Not currently on display at the V&A

Paeonies (Paeonia officinalis)

Watercolour
ca 1650-70 (painted)
Artist/Maker
Place Of Origin

The 'Nassau Florilegium' was a manuscript florilegium compiled between ca 1650 and 1670 by Johann Jakob Walther. A florilegium is a decorative flower book, often associated with a particular garden, as in this example recording the plants in the garden at Idstein (near Frankfurt) created by the Count of Nassau. These books first appeared in the 17th century, when it became fashionable among the wealthy to collect and cultivate flowering plants, especially the exotic, rare and beautiful. Usually arranging plants by season, florilegia were catalogues of these living but ephemeral collections. They were also important sources of inspiration for floral motifs in the decorative arts. The 'Nassau Florilegium' was not published but exists as two volumes of watercolours (133 flower and fruit studies plus views of the gardens) in eighteenth-century bindings. There is a second version in the Bibliothèque National in Paris which has very similar but not identical plates dated 1652-65; a third copy consisting of 200 plates, formerly in Darmstadt Landesbibliothek, was destroyed during the Second World War.

There is a naive formalism to Walther's illustrations which supersedes and often precludes naturalism. The stiffness of his plant portraits mirrors the formal plantings of seventeenth-century gardens, with each plant 'displayed', set at a distance from its neighbours. Plants naturally single-stemmed and erect in habit were preferred - tulips, crown imperials, narcissi, hyacinths, foxgloves, lilies. In Walther's illustrations even those of a spreading or bushy growth such as paeonies and roses have imposed upon them an upright posture, so that each flower can be shown in isolation. The paeony is supported here on impossibly slender stems elegantly entwined so that the composition accommodates and balances each flower.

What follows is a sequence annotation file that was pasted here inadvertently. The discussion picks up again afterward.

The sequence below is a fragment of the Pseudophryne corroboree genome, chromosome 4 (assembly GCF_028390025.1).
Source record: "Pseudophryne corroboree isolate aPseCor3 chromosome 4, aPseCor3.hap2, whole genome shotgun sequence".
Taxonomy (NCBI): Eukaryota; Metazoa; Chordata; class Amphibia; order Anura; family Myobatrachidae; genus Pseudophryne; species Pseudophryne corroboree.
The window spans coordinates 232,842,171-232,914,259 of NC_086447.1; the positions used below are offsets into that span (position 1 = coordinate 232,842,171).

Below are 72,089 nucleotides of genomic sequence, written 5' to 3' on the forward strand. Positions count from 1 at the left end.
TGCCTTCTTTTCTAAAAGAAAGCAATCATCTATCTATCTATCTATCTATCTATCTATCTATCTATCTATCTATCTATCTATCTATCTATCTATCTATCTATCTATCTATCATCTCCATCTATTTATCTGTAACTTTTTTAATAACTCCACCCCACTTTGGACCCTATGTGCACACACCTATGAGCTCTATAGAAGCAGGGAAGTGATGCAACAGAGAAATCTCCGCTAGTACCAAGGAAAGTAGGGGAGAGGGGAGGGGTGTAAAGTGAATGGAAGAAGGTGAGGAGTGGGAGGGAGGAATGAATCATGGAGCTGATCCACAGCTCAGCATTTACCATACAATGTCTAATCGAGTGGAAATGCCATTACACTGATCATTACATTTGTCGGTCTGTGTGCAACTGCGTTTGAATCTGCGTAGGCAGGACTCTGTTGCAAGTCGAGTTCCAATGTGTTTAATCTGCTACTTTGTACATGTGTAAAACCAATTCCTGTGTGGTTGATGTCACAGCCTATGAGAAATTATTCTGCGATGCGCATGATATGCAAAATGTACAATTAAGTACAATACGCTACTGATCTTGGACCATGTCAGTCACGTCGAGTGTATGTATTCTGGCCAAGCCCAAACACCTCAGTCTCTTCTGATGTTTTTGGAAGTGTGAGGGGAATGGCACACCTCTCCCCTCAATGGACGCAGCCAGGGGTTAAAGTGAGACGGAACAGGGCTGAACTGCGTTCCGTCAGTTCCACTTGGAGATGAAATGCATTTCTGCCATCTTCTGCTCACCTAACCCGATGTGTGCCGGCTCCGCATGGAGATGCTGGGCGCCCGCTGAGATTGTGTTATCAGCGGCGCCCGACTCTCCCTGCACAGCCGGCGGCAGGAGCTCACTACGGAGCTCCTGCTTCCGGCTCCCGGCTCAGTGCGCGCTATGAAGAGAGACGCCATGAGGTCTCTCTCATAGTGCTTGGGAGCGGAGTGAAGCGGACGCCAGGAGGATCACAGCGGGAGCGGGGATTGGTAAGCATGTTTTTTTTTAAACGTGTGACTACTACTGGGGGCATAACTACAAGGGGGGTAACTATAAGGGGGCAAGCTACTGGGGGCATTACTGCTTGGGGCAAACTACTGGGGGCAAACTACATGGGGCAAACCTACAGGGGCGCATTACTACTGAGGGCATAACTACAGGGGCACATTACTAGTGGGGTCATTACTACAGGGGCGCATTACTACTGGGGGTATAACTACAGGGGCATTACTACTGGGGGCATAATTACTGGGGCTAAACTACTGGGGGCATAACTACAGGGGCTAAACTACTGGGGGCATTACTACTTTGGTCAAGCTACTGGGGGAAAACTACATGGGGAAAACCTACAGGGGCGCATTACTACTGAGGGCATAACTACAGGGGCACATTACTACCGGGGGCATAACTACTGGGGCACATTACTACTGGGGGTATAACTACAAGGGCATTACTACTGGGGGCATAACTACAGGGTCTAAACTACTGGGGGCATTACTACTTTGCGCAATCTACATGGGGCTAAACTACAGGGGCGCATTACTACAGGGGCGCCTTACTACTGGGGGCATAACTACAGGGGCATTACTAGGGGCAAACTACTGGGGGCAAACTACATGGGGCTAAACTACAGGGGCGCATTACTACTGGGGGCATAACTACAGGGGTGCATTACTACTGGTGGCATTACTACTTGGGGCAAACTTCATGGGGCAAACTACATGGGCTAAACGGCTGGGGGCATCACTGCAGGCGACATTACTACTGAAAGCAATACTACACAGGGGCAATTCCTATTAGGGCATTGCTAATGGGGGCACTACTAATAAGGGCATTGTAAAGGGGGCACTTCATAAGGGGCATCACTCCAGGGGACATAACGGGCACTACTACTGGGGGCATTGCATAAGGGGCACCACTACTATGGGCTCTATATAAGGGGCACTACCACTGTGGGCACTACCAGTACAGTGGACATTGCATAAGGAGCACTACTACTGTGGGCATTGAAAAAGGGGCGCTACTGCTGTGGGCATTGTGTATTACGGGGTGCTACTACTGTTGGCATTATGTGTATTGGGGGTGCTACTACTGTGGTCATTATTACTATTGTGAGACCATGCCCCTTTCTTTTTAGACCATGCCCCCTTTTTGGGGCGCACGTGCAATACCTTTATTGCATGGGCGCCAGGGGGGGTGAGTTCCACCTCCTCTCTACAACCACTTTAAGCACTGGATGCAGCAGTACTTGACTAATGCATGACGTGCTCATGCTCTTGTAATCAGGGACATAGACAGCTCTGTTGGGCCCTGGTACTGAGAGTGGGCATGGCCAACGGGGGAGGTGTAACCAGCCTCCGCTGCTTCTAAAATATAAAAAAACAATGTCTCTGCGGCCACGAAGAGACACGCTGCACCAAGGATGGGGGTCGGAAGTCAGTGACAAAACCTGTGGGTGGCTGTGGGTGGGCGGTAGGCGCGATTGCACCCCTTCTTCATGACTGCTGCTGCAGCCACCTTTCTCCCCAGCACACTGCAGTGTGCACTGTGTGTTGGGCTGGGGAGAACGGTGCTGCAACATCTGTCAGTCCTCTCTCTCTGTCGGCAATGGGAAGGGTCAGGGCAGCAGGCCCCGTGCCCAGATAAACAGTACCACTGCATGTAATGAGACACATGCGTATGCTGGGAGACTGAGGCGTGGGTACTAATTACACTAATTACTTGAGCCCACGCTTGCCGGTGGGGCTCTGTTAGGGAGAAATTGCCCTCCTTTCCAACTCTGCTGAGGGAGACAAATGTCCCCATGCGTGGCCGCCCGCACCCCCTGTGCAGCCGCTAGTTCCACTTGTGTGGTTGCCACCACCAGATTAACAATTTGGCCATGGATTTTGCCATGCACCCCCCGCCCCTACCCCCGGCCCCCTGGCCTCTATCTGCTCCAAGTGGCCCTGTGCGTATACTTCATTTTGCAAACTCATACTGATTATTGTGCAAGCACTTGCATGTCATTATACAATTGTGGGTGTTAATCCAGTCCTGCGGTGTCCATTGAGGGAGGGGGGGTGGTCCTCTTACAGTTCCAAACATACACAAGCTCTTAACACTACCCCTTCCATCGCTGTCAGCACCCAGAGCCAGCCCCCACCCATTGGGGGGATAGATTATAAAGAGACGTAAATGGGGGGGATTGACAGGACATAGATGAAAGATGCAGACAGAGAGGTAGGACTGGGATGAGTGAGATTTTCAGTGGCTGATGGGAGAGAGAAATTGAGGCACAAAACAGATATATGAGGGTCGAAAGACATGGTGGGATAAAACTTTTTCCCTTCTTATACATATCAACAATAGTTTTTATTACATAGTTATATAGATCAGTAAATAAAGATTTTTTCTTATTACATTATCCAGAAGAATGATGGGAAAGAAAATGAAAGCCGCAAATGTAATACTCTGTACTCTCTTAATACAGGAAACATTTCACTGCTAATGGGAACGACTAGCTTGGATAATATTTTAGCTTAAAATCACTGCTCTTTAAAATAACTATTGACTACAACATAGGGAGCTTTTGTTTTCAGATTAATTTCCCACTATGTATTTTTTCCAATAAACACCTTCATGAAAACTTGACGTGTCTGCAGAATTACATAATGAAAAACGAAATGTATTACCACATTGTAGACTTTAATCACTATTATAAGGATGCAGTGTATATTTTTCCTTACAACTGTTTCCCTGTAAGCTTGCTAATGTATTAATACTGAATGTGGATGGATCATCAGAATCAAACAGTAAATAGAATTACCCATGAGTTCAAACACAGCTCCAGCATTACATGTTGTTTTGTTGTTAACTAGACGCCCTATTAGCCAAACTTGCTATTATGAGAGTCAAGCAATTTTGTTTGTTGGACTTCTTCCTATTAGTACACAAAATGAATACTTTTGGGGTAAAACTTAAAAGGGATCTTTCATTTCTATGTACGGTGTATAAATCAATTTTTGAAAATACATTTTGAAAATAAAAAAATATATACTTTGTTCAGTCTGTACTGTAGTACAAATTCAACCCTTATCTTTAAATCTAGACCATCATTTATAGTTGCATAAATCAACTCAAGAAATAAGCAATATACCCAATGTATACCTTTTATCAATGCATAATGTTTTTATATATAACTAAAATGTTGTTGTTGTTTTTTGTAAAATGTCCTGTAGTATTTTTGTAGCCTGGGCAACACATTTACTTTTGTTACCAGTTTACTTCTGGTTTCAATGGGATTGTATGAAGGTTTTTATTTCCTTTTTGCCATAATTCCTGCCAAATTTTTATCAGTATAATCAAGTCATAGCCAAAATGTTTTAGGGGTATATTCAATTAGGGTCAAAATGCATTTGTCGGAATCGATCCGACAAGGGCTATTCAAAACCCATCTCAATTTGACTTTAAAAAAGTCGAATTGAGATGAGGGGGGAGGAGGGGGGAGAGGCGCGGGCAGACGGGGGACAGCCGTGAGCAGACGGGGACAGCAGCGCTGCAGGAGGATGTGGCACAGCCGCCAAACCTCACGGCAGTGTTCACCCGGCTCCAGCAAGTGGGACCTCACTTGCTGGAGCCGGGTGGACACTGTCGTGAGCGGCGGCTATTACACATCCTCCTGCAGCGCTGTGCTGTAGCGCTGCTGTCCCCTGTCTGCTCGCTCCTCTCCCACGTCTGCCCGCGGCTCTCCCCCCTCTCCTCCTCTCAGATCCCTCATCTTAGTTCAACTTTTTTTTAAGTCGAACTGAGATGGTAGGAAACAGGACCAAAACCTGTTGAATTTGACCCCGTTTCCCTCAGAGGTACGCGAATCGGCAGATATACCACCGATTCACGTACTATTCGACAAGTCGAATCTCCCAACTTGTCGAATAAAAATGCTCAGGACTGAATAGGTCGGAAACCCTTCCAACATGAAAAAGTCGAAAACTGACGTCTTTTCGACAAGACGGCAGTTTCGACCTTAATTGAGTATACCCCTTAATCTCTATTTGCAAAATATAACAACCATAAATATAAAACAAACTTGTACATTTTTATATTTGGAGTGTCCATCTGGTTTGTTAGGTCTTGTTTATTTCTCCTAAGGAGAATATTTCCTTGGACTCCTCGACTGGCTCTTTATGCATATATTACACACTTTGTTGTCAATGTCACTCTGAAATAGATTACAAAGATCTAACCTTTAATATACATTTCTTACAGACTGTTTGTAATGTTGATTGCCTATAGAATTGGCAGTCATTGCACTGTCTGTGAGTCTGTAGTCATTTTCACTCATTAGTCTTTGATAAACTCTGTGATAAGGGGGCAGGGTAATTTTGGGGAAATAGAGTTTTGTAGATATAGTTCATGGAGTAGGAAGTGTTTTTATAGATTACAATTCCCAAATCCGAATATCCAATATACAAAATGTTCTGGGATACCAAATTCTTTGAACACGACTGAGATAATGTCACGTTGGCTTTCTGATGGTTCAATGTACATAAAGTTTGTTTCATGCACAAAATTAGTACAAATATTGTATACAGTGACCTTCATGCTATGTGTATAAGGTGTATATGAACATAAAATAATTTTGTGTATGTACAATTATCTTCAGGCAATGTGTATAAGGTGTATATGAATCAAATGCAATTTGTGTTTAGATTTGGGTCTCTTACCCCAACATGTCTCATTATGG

object details
Category
Object Type
Materials and Techniques
Watercolour on paper
Brief Description
Watercolour, Similacrum Scenographicum Celeberrimi Horti Itzeinensis, by Johann Jakob Walther, 1654
Physical Description
Watercolour on paper
Dimensions
  • Sheet height: 600mm
  • Sheet width: 462mm
Gallery Label
Johann Jakob Walther about 1604-77 Peonies (Paeonia officinalis) About 1650-70 The 'Nassau Florilegium' consists of two volumes of watercolours recording the plants in the garden at Idstein, near Frankfurt, created by the Count of Nassau. Walther's plant portraits mirror the formal plantings of the 17th-century gardens, in which each plant was set at a distance from its neighbours. Here the peony is supported on impossibly slender stems, entwined to form a balanced composition. Idstein Watercolour Plate from the 'Nassau Florilegium', vol. i V&A: 9174:48
Object history
The Castle of Idstein, in the Taunus, near Frankfort, was built between 1615 and 1630 for the Counts of Nassau but fell into disrepair during the latter part of the Thirty Years War. On his return from exile (ca 1649) Count Johannes restored the buildings, founded a picture gallery, and laid out a garden full of rare flowers. At the end of the garden he erected a summerhouse with a small octagonal pavilion or grotto to which a wing was added a few years later. The interior of the grotto was decorated with shells, fountains, etc. Above the door were painted the arms of Nassau, and on the remaining portion of the roof, the figures of gods and goddessses representing the Seven Planets.